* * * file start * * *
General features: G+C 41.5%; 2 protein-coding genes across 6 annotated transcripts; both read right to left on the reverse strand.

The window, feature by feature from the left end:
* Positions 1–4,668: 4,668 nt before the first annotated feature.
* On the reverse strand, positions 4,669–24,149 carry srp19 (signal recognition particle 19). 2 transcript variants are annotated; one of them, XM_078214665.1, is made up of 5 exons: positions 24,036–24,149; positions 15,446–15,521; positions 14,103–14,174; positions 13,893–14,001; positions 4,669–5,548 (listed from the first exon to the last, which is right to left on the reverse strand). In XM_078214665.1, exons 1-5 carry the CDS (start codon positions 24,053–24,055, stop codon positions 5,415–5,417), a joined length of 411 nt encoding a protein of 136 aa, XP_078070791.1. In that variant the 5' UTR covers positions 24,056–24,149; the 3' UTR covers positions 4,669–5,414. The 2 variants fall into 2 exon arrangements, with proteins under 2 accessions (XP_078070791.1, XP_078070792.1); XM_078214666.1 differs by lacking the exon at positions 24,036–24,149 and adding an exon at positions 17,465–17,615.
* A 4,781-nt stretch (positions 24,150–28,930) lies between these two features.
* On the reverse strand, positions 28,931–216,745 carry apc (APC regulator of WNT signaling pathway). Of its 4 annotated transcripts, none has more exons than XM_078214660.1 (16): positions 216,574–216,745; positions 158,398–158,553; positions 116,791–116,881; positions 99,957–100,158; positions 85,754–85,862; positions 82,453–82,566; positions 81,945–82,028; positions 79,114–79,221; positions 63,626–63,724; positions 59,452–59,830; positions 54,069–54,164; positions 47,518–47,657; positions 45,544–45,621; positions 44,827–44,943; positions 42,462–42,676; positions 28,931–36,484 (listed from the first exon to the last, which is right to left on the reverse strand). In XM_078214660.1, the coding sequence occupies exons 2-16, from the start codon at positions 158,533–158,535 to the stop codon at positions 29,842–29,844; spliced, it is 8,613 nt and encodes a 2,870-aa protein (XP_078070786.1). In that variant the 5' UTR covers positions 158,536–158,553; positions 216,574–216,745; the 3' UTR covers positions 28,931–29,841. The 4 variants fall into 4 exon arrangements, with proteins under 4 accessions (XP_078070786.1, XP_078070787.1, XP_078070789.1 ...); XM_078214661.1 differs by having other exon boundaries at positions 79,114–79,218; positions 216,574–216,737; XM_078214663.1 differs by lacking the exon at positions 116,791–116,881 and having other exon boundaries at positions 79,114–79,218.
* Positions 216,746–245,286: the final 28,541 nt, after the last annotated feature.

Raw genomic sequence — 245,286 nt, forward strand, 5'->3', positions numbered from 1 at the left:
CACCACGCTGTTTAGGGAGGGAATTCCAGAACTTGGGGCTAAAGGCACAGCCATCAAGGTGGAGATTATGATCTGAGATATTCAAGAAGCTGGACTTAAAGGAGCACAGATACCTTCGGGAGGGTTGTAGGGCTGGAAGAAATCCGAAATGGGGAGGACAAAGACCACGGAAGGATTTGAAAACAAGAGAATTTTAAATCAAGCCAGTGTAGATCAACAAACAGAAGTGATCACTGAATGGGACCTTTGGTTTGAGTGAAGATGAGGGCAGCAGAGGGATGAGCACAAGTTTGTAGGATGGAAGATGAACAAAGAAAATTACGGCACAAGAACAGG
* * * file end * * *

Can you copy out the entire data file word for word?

General features: G+C 41.5%; 2 protein-coding genes across 6 annotated transcripts; both read right to left on the reverse strand.

The window, feature by feature from the left end:
* Positions 1–4,668: 4,668 nt before the first annotated feature.
* On the reverse strand, positions 4,669–24,149 carry srp19 (signal recognition particle 19). 2 transcript variants are annotated; one of them, XM_078214665.1, is made up of 5 exons: positions 24,036–24,149; positions 15,446–15,521; positions 14,103–14,174; positions 13,893–14,001; positions 4,669–5,548 (listed from the first exon to the last, which is right to left on the reverse strand). In XM_078214665.1, exons 1-5 carry the CDS (start codon positions 24,053–24,055, stop codon positions 5,415–5,417), a joined length of 411 nt encoding a protein of 136 aa, XP_078070791.1. In that variant the 5' UTR covers positions 24,056–24,149; the 3' UTR covers positions 4,669–5,414. The 2 variants fall into 2 exon arrangements, with proteins under 2 accessions (XP_078070791.1, XP_078070792.1); XM_078214666.1 differs by lacking the exon at positions 24,036–24,149 and adding an exon at positions 17,465–17,615.
* A 4,781-nt stretch (positions 24,150–28,930) lies between these two features.
* On the reverse strand, positions 28,931–216,745 carry apc (APC regulator of WNT signaling pathway). Of its 4 annotated transcripts, none has more exons than XM_078214660.1 (16): positions 216,574–216,745; positions 158,398–158,553; positions 116,791–116,881; positions 99,957–100,158; positions 85,754–85,862; positions 82,453–82,566; positions 81,945–82,028; positions 79,114–79,221; positions 63,626–63,724; positions 59,452–59,830; positions 54,069–54,164; positions 47,518–47,657; positions 45,544–45,621; positions 44,827–44,943; positions 42,462–42,676; positions 28,931–36,484 (listed from the first exon to the last, which is right to left on the reverse strand). In XM_078214660.1, the coding sequence occupies exons 2-16, from the start codon at positions 158,533–158,535 to the stop codon at positions 29,842–29,844; spliced, it is 8,613 nt and encodes a 2,870-aa protein (XP_078070786.1). In that variant the 5' UTR covers positions 158,536–158,553; positions 216,574–216,745; the 3' UTR covers positions 28,931–29,841. The 4 variants fall into 4 exon arrangements, with proteins under 4 accessions (XP_078070786.1, XP_078070787.1, XP_078070789.1 ...); XM_078214661.1 differs by having other exon boundaries at positions 79,114–79,218; positions 216,574–216,737; XM_078214663.1 differs by lacking the exon at positions 116,791–116,881 and having other exon boundaries at positions 79,114–79,218.
* Positions 216,746–245,286: the final 28,541 nt, after the last annotated feature.

Raw genomic sequence — 245,286 nt, forward strand, 5'->3', positions numbered from 1 at the left:
CACCACGCTGTTTAGGGAGGGAATTCCAGAACTTGGGGCTAAAGGCACAGCCATCAAGGTGGAGATTATGATCTGAGATATTCAAGAAGCTGGACTTAAAGGAGCACAGATACCTTCGGGAGGGTTGTAGGGCTGGAAGAAATCCGAAATGGGGAGGACAAAGACCACGGAAGGATTTGAAAACAAGAGAATTTTAAATCAAGCCAGTGTAGATCAACAAACAGAAGTGATCACTGAATGGGACCTTTGGTTTGAGTGAAGATGAGGGCAGCAGAGGGATGAGCACAAGTTTGTAGGATGGAAGATGAACAAAGAAAATTACGGCACAAGAACAGG